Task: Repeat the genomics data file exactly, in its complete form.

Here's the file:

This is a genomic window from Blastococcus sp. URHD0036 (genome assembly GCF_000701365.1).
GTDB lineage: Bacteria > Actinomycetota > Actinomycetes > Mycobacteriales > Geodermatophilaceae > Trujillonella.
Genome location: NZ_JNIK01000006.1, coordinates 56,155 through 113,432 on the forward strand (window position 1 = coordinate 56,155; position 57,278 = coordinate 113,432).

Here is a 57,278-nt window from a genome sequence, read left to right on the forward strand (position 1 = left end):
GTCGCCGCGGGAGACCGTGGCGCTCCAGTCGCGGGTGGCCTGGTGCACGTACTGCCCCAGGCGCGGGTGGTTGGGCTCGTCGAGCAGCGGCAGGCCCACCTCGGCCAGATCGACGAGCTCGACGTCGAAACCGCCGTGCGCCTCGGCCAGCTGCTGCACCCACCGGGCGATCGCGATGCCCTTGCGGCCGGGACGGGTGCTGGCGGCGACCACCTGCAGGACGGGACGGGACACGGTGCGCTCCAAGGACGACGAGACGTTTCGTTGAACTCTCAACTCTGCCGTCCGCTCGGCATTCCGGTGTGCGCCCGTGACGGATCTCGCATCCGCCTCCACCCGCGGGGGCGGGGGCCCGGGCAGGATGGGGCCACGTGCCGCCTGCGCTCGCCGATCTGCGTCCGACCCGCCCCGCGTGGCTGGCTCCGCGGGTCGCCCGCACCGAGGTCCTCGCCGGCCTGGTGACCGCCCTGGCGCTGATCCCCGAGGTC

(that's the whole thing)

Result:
This is a genomic window from Blastococcus sp. URHD0036 (genome assembly GCF_000701365.1).
GTDB lineage: Bacteria > Actinomycetota > Actinomycetes > Mycobacteriales > Geodermatophilaceae > Trujillonella.
Genome location: NZ_JNIK01000006.1, coordinates 56,155 through 113,432 on the forward strand (window position 1 = coordinate 56,155; position 57,278 = coordinate 113,432).

Here is a 57,278-nt window from a genome sequence, read left to right on the forward strand (position 1 = left end):
GTCGCCGCGGGAGACCGTGGCGCTCCAGTCGCGGGTGGCCTGGTGCACGTACTGCCCCAGGCGCGGGTGGTTGGGCTCGTCGAGCAGCGGCAGGCCCACCTCGGCCAGATCGACGAGCTCGACGTCGAAACCGCCGTGCGCCTCGGCCAGCTGCTGCACCCACCGGGCGATCGCGATGCCCTTGCGGCCGGGACGGGTGCTGGCGGCGACCACCTGCAGGACGGGACGGGACACGGTGCGCTCCAAGGACGACGAGACGTTTCGTTGAACTCTCAACTCTGCCGTCCGCTCGGCATTCCGGTGTGCGCCCGTGACGGATCTCGCATCCGCCTCCACCCGCGGGGGCGGGGGCCCGGGCAGGATGGGGCCACGTGCCGCCTGCGCTCGCCGATCTGCGTCCGACCCGCCCCGCGTGGCTGGCTCCGCGGGTCGCCCGCACCGAGGTCCTCGCCGGCCTGGTGACCGCCCTGGCGCTGATCCCCGAGGTC